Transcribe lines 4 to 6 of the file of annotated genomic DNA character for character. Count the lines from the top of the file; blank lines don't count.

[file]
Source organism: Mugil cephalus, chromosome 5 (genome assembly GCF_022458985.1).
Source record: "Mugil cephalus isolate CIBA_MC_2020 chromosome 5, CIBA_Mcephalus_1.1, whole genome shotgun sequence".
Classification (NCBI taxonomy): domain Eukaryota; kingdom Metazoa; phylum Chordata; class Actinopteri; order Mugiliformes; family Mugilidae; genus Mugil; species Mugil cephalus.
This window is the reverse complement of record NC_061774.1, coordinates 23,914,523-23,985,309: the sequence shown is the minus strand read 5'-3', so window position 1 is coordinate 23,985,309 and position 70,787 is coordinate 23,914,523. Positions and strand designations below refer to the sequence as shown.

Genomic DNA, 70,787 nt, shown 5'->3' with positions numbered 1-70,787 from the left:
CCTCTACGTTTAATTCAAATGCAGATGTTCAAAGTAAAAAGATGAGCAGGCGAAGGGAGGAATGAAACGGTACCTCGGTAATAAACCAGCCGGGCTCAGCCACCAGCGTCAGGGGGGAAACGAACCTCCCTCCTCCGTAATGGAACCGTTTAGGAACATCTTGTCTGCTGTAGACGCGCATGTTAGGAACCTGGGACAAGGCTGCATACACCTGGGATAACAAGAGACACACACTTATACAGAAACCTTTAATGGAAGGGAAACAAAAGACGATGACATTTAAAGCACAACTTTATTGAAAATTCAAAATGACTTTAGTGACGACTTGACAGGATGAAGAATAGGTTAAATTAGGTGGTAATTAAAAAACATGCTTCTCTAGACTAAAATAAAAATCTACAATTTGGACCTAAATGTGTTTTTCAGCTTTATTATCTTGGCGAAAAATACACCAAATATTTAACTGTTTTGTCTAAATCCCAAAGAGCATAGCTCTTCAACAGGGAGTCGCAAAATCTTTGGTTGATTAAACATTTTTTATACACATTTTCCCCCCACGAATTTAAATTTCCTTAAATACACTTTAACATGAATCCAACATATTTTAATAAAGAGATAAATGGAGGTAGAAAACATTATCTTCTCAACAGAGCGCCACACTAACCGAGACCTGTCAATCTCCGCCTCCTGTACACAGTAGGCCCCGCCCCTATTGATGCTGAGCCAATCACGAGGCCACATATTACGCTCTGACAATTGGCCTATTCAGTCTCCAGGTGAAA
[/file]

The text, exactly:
This window is the reverse complement of record NC_061774.1, coordinates 23,914,523-23,985,309: the sequence shown is the minus strand read 5'-3', so window position 1 is coordinate 23,985,309 and position 70,787 is coordinate 23,914,523. Positions and strand designations below refer to the sequence as shown.

Genomic DNA, 70,787 nt, shown 5'->3' with positions numbered 1-70,787 from the left:
CCTCTACGTTTAATTCAAATGCAGATGTTCAAAGTAAAAAGATGAGCAGGCGAAGGGAGGAATGAAACGGTACCTCGGTAATAAACCAGCCGGGCTCAGCCACCAGCGTCAGGGGGGAAACGAACCTCCCTCCTCCGTAATGGAACCGTTTAGGAACATCTTGTCTGCTGTAGACGCGCATGTTAGGAACCTGGGACAAGGCTGCATACACCTGGGATAACAAGAGACACACACTTATACAGAAACCTTTAATGGAAGGGAAACAAAAGACGATGACATTTAAAGCACAACTTTATTGAAAATTCAAAATGACTTTAGTGACGACTTGACAGGATGAAGAATAGGTTAAATTAGGTGGTAATTAAAAAACATGCTTCTCTAGACTAAAATAAAAATCTACAATTTGGACCTAAATGTGTTTTTCAGCTTTATTATCTTGGCGAAAAATACACCAAATATTTAACTGTTTTGTCTAAATCCCAAAGAGCATAGCTCTTCAACAGGGAGTCGCAAAATCTTTGGTTGATTAAACATTTTTTATACACATTTTCCCCCCACGAATTTAAATTTCCTTAAATACACTTTAACATGAATCCAACATATTTTAATAAAGAGATAAATGGAGGTAGAAAACATTATCTTCTCAACAGAGCGCCACACTAACCGAGACCTGTCAATCTCCGCCTCCTGTACACAGTAGGCCCCGCCCCTATTGATGCTGAGCCAATCACGAGGCCACATATTACGCTCTGACAATTGGCCTATTCAGTCTCCAGGTGAAA